An attempt by former Delta State Governor James Ibori Monday, to stop the Economic and Financial Crimes Commission (EFCC) from arresting him failed as the Federal High Court, Asaba, refused to give such an order
Mr Justice Ibrahim Buba held that “it is premature” for Ibori to bring up the case.
Ibori went to court after he was declared wanted by EFCC on April 10, praying that the anti-graft agency be restrained from arresting and trying him for an offence for which he had been acquitted.
Justice Buba held that the court lacks the power to stop a statutory agency from arresting anybody in connection with a criminal act.
According to him, the court’s intervention would only be necessary where such a body acted ultra vires.
The EFCC, he said, did not violate any law by inviting Ibori.
Justice Buba said: “It is only after EFCC has stated the reason why it declared Ibori wanted that he can be in a position to claim that he was being invited on old charges or not. But as EFCC has not stated why he was needed, Ibori cannot make such claims. Until a baby is born, you cannot tell whether the child will be a boy or a girl.”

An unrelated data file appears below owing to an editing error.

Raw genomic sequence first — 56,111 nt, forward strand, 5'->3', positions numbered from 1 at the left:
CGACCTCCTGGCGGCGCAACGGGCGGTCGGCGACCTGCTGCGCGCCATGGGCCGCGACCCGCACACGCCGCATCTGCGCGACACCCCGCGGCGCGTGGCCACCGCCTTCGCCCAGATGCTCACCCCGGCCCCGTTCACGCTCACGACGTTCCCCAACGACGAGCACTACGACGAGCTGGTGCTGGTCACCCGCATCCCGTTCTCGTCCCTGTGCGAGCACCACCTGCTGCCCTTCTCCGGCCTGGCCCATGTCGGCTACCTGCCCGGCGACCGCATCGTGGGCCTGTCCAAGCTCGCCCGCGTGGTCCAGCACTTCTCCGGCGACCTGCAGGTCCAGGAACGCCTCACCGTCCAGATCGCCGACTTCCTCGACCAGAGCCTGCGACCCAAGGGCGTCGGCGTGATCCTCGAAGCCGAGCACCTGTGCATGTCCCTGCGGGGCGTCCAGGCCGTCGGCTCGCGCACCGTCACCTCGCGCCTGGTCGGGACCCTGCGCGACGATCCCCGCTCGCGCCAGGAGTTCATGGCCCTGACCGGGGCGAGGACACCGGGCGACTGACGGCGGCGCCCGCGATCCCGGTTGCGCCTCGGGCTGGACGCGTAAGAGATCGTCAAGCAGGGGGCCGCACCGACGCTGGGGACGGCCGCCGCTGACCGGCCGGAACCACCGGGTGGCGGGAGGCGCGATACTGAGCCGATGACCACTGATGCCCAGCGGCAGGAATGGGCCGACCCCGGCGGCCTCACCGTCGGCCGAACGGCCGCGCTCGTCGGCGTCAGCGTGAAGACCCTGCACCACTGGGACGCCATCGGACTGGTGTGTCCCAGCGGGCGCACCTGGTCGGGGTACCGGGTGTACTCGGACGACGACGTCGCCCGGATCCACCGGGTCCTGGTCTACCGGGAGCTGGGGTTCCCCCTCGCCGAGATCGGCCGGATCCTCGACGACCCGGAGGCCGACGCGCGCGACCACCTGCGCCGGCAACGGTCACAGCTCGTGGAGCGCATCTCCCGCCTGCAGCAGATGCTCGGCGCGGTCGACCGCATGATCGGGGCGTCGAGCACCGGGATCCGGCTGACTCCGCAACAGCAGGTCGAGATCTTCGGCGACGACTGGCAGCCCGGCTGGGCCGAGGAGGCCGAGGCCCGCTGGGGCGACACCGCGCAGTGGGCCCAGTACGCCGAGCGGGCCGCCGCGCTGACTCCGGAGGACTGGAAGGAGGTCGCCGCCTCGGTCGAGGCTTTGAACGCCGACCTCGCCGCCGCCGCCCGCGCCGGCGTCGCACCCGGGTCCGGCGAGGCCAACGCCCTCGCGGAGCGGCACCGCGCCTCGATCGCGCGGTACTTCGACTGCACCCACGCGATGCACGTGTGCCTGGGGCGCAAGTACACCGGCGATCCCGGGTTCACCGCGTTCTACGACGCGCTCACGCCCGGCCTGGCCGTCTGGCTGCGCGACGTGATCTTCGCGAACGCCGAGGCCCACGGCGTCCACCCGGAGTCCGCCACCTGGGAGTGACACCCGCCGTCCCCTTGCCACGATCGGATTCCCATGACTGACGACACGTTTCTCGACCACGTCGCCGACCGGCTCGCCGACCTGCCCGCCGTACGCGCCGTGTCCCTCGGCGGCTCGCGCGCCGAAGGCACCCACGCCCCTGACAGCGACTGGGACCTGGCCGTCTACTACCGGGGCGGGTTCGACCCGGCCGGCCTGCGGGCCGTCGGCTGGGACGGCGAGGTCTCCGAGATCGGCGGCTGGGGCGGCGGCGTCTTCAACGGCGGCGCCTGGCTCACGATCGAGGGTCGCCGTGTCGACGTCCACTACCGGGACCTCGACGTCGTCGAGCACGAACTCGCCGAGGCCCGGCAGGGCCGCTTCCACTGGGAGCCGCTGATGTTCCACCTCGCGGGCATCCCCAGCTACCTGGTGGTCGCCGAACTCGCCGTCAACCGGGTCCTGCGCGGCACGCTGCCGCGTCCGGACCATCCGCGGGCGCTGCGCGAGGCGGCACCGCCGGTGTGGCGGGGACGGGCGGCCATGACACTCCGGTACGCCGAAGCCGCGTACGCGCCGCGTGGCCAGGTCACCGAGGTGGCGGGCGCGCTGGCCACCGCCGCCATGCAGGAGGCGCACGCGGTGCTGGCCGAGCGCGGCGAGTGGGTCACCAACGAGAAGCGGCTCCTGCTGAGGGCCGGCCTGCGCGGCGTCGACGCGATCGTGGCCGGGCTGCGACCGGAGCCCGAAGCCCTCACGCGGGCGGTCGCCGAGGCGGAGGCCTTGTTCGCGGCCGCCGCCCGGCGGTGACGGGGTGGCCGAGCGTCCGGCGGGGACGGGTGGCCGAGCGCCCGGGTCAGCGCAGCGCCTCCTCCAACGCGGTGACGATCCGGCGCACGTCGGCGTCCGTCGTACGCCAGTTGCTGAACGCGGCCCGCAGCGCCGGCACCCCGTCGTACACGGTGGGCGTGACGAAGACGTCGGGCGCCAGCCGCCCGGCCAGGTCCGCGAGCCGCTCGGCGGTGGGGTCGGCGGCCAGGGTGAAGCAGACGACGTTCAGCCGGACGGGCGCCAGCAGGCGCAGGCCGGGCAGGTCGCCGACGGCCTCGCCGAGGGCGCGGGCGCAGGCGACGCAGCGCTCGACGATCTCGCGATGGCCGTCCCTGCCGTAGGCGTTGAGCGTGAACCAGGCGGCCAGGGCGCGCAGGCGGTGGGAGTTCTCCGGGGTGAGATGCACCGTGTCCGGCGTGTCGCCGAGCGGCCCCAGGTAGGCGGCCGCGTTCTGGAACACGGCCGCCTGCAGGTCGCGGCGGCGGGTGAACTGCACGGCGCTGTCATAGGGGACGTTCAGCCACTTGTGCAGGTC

But Justice Buba disagreed with the EFCC that the court lacks jurisdiction to hear the case.
EFCC had argued that the court lacked jurisdiction to hear the suit.
Ibori’s Media Assistant, Mr. Tony Eluemunor, said it would be wrong for EFCC to think that it has won ‘a great victory’, because this is not only obviously a pyrrhic victory, but it has come at a great price to EFCC.
He said it was clear EFCC disobeyed all known norms of investigation by declaring Ibori wanted, and failed to specify why it took that step.
Eluemunor said the judgment has given the lie to newspaper speculations that Ibori was wanted to account for Delta State shares in Oceanic Bank
Ibori, he said, was not crying wolf when he accused EFCC of persecution and not prosecution because EFCC failed to state in court why he was declared wanted.